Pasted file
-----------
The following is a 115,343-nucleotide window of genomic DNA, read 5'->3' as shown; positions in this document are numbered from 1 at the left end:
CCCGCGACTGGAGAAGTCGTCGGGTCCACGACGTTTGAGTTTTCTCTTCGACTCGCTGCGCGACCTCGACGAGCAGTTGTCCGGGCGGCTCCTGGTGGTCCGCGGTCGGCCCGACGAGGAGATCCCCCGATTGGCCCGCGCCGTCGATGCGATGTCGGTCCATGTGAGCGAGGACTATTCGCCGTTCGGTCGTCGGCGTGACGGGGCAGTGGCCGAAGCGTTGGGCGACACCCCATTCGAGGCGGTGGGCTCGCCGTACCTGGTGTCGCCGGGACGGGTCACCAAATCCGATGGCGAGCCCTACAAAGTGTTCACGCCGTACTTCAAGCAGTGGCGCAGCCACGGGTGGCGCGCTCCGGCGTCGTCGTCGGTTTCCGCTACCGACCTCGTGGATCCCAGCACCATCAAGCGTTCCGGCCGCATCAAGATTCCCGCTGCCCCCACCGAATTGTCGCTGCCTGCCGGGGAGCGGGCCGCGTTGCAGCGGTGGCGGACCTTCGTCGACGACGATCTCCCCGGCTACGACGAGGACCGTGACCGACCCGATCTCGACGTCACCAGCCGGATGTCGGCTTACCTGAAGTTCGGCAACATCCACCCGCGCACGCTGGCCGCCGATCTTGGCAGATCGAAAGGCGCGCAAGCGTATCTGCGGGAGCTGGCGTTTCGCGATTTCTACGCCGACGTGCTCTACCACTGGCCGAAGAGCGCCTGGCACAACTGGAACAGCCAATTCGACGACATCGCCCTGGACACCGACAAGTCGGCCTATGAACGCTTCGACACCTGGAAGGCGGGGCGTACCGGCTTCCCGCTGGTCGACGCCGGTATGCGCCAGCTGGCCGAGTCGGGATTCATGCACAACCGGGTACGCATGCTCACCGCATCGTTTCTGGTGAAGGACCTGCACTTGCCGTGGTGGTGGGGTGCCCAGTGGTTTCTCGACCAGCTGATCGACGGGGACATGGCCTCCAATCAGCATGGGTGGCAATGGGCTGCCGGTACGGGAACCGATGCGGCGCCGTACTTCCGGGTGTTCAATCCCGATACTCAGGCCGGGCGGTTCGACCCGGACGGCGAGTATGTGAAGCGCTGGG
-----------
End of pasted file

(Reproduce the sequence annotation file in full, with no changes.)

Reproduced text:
The following is a 115,343-nucleotide window of genomic DNA, read 5'->3' as shown; positions in this document are numbered from 1 at the left end:
CCCGCGACTGGAGAAGTCGTCGGGTCCACGACGTTTGAGTTTTCTCTTCGACTCGCTGCGCGACCTCGACGAGCAGTTGTCCGGGCGGCTCCTGGTGGTCCGCGGTCGGCCCGACGAGGAGATCCCCCGATTGGCCCGCGCCGTCGATGCGATGTCGGTCCATGTGAGCGAGGACTATTCGCCGTTCGGTCGTCGGCGTGACGGGGCAGTGGCCGAAGCGTTGGGCGACACCCCATTCGAGGCGGTGGGCTCGCCGTACCTGGTGTCGCCGGGACGGGTCACCAAATCCGATGGCGAGCCCTACAAAGTGTTCACGCCGTACTTCAAGCAGTGGCGCAGCCACGGGTGGCGCGCTCCGGCGTCGTCGTCGGTTTCCGCTACCGACCTCGTGGATCCCAGCACCATCAAGCGTTCCGGCCGCATCAAGATTCCCGCTGCCCCCACCGAATTGTCGCTGCCTGCCGGGGAGCGGGCCGCGTTGCAGCGGTGGCGGACCTTCGTCGACGACGATCTCCCCGGCTACGACGAGGACCGTGACCGACCCGATCTCGACGTCACCAGCCGGATGTCGGCTTACCTGAAGTTCGGCAACATCCACCCGCGCACGCTGGCCGCCGATCTTGGCAGATCGAAAGGCGCGCAAGCGTATCTGCGGGAGCTGGCGTTTCGCGATTTCTACGCCGACGTGCTCTACCACTGGCCGAAGAGCGCCTGGCACAACTGGAACAGCCAATTCGACGACATCGCCCTGGACACCGACAAGTCGGCCTATGAACGCTTCGACACCTGGAAGGCGGGGCGTACCGGCTTCCCGCTGGTCGACGCCGGTATGCGCCAGCTGGCCGAGTCGGGATTCATGCACAACCGGGTACGCATGCTCACCGCATCGTTTCTGGTGAAGGACCTGCACTTGCCGTGGTGGTGGGGTGCCCAGTGGTTTCTCGACCAGCTGATCGACGGGGACATGGCCTCCAATCAGCATGGGTGGCAATGGGCTGCCGGTACGGGAACCGATGCGGCGCCGTACTTCCGGGTGTTCAATCCCGATACTCAGGCCGGGCGGTTCGACCCGGACGGCGAGTATGTGAAGCGCTGGG